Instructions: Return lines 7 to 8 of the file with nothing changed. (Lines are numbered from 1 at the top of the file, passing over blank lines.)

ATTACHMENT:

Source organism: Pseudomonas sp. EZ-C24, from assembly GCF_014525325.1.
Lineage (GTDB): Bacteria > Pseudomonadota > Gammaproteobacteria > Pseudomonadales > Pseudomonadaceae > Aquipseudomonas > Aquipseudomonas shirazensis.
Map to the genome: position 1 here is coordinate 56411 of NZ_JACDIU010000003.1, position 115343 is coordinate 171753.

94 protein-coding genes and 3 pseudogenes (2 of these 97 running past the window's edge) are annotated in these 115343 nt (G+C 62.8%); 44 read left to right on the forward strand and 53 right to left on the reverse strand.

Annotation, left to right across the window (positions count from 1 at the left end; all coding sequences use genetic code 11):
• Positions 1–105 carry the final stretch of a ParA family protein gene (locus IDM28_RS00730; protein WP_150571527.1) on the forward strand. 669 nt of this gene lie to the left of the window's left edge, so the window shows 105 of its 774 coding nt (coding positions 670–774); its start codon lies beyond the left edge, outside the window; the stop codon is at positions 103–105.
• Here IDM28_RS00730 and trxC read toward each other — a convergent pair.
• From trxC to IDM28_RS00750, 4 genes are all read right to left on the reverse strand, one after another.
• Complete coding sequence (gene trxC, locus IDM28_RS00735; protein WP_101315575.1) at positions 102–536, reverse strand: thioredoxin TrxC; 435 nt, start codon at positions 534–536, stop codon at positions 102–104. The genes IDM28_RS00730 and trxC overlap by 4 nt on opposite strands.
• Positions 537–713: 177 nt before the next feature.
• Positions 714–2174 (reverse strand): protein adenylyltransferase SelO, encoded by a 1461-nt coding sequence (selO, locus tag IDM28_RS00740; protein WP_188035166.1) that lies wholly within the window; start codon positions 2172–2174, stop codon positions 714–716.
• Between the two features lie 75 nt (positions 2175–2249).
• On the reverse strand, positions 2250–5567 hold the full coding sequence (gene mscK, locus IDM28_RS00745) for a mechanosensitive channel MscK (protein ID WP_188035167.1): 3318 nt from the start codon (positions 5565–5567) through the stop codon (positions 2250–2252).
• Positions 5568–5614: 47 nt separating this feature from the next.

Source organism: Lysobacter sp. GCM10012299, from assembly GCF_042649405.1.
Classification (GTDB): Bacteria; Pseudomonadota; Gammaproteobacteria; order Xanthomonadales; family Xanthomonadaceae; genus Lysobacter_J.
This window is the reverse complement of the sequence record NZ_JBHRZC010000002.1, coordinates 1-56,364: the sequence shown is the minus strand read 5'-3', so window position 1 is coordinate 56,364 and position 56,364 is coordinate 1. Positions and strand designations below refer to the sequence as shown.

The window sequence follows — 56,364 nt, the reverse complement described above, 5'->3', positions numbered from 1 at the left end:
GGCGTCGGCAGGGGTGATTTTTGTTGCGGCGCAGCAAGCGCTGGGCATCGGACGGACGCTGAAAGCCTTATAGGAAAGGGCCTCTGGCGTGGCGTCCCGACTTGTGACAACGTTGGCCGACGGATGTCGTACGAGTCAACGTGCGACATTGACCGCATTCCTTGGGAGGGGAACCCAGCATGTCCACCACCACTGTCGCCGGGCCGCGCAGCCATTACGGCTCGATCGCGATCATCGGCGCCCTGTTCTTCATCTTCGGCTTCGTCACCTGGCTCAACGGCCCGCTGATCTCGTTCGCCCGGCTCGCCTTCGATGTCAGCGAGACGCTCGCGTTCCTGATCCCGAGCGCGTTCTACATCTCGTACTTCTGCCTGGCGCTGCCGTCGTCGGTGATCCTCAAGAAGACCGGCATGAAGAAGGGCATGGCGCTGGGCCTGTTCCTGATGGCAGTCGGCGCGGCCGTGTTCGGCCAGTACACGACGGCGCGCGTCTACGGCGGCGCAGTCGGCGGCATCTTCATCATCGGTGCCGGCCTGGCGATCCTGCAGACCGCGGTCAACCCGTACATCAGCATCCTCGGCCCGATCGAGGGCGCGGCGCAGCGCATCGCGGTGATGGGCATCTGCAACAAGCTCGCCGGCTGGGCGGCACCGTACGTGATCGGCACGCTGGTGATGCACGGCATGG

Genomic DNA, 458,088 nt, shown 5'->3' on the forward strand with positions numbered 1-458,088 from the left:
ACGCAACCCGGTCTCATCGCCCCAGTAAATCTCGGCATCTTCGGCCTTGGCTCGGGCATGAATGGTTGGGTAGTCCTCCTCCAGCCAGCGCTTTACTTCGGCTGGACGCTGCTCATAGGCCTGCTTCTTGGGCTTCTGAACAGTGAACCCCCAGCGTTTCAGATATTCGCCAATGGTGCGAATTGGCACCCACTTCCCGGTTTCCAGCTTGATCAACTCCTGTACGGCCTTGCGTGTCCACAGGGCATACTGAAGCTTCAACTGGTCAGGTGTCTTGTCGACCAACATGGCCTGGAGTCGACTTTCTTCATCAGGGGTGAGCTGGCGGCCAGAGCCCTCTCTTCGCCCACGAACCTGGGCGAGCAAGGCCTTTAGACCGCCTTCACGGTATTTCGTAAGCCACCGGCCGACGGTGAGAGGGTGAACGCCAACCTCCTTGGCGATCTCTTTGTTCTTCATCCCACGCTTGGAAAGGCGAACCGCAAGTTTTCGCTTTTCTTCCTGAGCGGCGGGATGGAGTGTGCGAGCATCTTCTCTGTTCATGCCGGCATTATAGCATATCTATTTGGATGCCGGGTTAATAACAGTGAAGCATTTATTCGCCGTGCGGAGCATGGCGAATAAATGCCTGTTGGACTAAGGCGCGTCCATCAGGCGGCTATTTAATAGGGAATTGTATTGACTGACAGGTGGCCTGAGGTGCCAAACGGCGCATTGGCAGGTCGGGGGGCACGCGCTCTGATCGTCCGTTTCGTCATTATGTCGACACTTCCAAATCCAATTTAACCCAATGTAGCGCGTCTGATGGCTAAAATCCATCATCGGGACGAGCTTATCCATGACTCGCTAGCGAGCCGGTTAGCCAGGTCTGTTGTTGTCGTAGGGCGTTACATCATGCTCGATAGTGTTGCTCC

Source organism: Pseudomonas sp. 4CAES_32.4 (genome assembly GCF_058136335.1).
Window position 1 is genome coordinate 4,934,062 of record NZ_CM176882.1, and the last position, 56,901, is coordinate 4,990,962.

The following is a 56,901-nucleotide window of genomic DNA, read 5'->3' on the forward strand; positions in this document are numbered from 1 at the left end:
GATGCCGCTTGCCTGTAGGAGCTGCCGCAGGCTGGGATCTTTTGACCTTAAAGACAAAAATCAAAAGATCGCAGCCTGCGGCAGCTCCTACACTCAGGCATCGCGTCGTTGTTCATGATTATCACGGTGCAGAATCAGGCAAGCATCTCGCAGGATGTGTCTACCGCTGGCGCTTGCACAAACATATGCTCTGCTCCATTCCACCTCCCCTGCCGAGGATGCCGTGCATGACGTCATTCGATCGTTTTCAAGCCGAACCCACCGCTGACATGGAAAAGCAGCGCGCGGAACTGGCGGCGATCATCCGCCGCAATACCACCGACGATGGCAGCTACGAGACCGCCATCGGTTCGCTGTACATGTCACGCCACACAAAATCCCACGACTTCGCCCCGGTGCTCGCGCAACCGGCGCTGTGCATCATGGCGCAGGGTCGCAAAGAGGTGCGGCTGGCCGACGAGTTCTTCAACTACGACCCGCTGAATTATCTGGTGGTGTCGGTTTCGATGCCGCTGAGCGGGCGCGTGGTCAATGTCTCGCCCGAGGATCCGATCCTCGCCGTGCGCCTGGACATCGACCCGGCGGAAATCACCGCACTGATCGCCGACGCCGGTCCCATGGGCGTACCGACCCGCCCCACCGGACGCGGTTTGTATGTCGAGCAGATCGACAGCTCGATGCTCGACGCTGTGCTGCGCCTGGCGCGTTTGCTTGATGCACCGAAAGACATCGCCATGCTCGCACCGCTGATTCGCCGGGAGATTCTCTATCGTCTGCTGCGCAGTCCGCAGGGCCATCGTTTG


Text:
• Here IDM28_RS00730 and trxC read toward each other — a convergent pair.
• From trxC to IDM28_RS00750, 4 genes are all read right to left on the reverse strand, one after another.